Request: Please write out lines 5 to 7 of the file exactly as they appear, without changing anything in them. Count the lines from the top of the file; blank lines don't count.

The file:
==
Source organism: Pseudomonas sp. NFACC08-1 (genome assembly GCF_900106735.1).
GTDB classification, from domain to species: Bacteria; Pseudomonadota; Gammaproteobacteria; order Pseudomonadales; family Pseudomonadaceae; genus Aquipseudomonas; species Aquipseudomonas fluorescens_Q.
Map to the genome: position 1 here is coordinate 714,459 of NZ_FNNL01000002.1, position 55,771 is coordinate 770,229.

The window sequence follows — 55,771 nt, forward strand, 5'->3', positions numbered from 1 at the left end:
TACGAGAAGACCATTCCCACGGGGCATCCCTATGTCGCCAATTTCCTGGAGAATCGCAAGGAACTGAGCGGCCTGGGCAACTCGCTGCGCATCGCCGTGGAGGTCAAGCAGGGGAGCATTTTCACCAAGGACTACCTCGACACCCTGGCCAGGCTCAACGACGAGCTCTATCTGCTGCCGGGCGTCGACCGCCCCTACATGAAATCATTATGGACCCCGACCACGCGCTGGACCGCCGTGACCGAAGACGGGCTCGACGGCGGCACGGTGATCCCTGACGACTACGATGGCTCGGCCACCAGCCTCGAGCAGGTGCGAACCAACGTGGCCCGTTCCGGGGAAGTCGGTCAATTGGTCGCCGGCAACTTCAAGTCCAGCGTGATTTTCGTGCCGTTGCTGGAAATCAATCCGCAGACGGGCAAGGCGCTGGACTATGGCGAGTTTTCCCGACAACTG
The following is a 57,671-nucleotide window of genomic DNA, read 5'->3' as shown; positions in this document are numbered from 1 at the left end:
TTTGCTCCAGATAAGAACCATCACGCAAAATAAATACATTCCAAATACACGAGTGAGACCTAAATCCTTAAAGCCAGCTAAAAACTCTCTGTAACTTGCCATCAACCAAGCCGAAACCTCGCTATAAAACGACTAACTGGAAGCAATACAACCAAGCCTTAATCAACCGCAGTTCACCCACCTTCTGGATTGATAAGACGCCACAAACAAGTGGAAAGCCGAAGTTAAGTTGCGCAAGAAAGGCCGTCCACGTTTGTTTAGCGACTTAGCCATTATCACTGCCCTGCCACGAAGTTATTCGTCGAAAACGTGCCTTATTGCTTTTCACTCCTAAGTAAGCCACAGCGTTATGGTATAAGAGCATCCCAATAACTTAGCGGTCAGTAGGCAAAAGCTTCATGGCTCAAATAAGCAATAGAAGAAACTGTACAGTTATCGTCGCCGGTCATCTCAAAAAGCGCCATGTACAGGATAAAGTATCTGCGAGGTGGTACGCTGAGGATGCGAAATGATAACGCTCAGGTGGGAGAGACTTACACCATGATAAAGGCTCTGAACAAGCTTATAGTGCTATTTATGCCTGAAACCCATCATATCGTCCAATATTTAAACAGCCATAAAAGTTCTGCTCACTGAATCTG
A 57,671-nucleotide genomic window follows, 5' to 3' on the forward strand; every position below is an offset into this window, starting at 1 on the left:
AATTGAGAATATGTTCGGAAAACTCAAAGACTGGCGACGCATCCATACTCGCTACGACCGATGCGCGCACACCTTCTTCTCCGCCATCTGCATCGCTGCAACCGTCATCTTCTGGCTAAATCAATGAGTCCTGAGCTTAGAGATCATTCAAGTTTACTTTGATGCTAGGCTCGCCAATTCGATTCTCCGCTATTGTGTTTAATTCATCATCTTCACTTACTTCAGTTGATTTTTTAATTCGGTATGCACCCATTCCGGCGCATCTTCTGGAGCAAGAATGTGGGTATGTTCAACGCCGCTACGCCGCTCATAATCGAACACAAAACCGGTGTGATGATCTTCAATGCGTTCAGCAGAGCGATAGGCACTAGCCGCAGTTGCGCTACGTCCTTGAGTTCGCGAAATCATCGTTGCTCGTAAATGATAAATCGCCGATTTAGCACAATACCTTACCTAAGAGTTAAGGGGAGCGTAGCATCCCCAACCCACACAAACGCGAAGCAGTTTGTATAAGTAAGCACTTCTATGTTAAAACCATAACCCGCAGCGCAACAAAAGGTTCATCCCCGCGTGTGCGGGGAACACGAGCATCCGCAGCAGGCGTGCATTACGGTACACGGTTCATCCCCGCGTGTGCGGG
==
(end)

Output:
TACGAGAAGACCATTCCCACGGGGCATCCCTATGTCGCCAATTTCCTGGAGAATCGCAAGGAACTGAGCGGCCTGGGCAACTCGCTGCGCATCGCCGTGGAGGTCAAGCAGGGGAGCATTTTCACCAAGGACTACCTCGACACCCTGGCCAGGCTCAACGACGAGCTCTATCTGCTGCCGGGCGTCGACCGCCCCTACATGAAATCATTATGGACCCCGACCACGCGCTGGACCGCCGTGACCGAAGACGGGCTCGACGGCGGCACGGTGATCCCTGACGACTACGATGGCTCGGCCACCAGCCTCGAGCAGGTGCGAACCAACGTGGCCCGTTCCGGGGAAGTCGGTCAATTGGTCGCCGGCAACTTCAAGTCCAGCGTGATTTTCGTGCCGTTGCTGGAAATCAATCCGCAGACGGGCAAGGCGCTGGACTATGGCGAGTTTTCCCGACAACTG
The following is a 57,671-nucleotide window of genomic DNA, read 5'->3' as shown; positions in this document are numbered from 1 at the left end:
TTTGCTCCAGATAAGAACCATCACGCAAAATAAATACATTCCAAATACACGAGTGAGACCTAAATCCTTAAAGCCAGCTAAAAACTCTCTGTAACTTGCCATCAACCAAGCCGAAACCTCGCTATAAAACGACTAACTGGAAGCAATACAACCAAGCCTTAATCAACCGCAGTTCACCCACCTTCTGGATTGATAAGACGCCACAAACAAGTGGAAAGCCGAAGTTAAGTTGCGCAAGAAAGGCCGTCCACGTTTGTTTAGCGACTTAGCCATTATCACTGCCCTGCCACGAAGTTATTCGTCGAAAACGTGCCTTATTGCTTTTCACTCCTAAGTAAGCCACAGCGTTATGGTATAAGAGCATCCCAATAACTTAGCGGTCAGTAGGCAAAAGCTTCATGGCTCAAATAAGCAATAGAAGAAACTGTACAGTTATCGTCGCCGGTCATCTCAAAAAGCGCCATGTACAGGATAAAGTATCTGCGAGGTGGTACGCTGAGGATGCGAAATGATAACGCTCAGGTGGGAGAGACTTACACCATGATAAAGGCTCTGAACAAGCTTATAGTGCTATTTATGCCTGAAACCCATCATATCGTCCAATATTTAAACAGCCATAAAAGTTCTGCTCACTGAATCTG